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A Year after the North Korea–United States Hanoi Summit: Expectations for the Next One

By Konstantin Asmolov – New Eastern Outlook – 23.03.2020

Just over a year has gone by since US President Donald Trump met with Chairman of the DPRK State Affairs Commission Kim Jong-un in Hanoi. It was the second North Korean-American summit to be held, following on from the first 2018 North Korea–United States Singapore Summit. Many were surprised that the meeting ended without any concrete agreements being made, due to a variety of reasons. The primary disagreements between the two sides were made more difficult to resolve due to actions taken by American conservatives and domestic politics in the United States at the time, which prevented Trump from making any concessions.

The talks which followed between working groups and high-level officials also ended without any visible results. A brief meeting between the Supreme leader of the DPRK and the US President on the sidelines of Trump’s visit to South Korea was little more than a media photo op, and the working-level talks in Stockholm got off to a bad start: North Korea demanded that Washington come up with a new plan by the end of 2019 if the US wants denuclearization talks.

Towards the end of 2019, the North Korean leader gave a clear delineation of relations between the two countries, yet Kim Jong-un did not keep his promise to deliver a “Christmas gift”, by which he meant a demonstration of North Korea’s new strategic weapons. As it was put at the time, “the door is closed, but not locked.” There are several different explanations given for this. Pro-Pyongyang experts say Kim made a gesture of goodwill. Others believe that China used its leverage to make North Korea call off the demonstration and avoid exasperating the situation. We would like to add that given the increased attention the DPRK was receiving during this period (due to its satellites, constant use of reconnaissance aircraft, etc.), it would not have made sense for Pyongyang to “show its cards” at the time.

Failed efforts to impeach Donald Trump did not help them make any progress either, and the DPRK conducted a planned short-range missile launch which almost coincided with the anniversary of the summit. This missile test and others have yet to quell discussions over whether North Korea’s defense industry is modern, or whether its rusty missiles have been cobbled together using stolen technologies from Ukraine, China or Russia.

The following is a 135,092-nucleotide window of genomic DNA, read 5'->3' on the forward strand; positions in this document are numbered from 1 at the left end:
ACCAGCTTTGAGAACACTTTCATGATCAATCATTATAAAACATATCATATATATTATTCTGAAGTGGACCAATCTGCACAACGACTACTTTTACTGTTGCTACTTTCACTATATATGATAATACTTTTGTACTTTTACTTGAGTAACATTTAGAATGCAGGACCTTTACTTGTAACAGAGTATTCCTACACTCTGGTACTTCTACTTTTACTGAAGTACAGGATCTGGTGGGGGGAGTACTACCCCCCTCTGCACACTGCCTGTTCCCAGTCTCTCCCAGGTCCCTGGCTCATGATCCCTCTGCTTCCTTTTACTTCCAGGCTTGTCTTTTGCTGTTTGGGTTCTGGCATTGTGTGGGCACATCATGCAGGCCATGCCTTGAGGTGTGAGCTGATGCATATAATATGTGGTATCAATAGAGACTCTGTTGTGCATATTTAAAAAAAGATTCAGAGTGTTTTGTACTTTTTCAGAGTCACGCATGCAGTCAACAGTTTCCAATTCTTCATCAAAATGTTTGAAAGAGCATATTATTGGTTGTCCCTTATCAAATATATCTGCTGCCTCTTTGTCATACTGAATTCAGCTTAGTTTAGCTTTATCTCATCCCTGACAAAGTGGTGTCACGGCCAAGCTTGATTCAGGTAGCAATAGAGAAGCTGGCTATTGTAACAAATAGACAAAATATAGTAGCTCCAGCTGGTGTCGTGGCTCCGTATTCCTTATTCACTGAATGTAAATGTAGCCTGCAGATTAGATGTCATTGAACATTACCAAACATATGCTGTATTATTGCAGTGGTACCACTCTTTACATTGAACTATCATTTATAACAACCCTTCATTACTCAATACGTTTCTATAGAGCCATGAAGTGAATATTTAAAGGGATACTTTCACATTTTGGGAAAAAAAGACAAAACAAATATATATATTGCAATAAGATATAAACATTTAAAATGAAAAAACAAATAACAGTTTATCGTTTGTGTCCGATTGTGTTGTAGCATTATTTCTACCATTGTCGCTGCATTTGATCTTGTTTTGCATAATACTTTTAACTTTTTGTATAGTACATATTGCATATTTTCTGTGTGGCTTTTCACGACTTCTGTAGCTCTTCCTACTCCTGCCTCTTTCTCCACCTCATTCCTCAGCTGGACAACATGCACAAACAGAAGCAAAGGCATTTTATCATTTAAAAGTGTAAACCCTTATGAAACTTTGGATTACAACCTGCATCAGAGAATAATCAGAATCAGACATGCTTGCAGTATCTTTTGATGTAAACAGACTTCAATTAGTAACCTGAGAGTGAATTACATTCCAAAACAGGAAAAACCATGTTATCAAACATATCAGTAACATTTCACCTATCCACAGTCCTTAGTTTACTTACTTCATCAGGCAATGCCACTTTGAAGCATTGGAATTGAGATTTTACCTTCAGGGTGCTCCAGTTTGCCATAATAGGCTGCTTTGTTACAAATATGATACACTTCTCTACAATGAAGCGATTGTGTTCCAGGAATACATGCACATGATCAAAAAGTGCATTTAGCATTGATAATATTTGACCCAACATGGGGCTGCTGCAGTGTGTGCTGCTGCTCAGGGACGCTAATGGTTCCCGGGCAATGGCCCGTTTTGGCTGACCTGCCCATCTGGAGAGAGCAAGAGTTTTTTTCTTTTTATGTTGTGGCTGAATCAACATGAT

The outcome has been summed up in the South Korean media: “One year on since the meeting in Hanoi, the North Korean situation seems to have reverted back to its former state”. Given the current situation, I would like to discuss the prospects for this dialog between the United States and North Korea based on a series of quotes made on March 4-6, 2020.

Let’s start with Trump, who was posed a question on his 2020 presidential campaign trail about what he would do with North Korea if re-elected. The question sparked an enthusiastic response: the US President stressed that his relationship with Kim is “very good,” but insisted that he has not given anything to the communist regime and that sanctions have not been lifted. At the same time, Donald Trump reiterated that the policies being put forward by his opponents would lead to a big war with the DPRK, and also took credit for the beginning of inter-Korean rapprochement.

The US President actually dismissed the fact that a short-range missile was launched: “No reaction,” was what he had to say. Unlike at previous events, he did not even try to play this card in the UN Security Council. On March 5, the Security Council discussed this issue, but the North Korean issue was raised in a separate category for additional topics at a meeting about Syria. Immediately after the meeting, the United Kingdom, France, Germany, Belgium and Estonia adopted a joint statement condemning the actions of the DPRK and calling on Pyongyang to resume negotiations on denuclearization, but it should be noted that this statement is meaningless from a legal point of view, and the United States did not participate in it.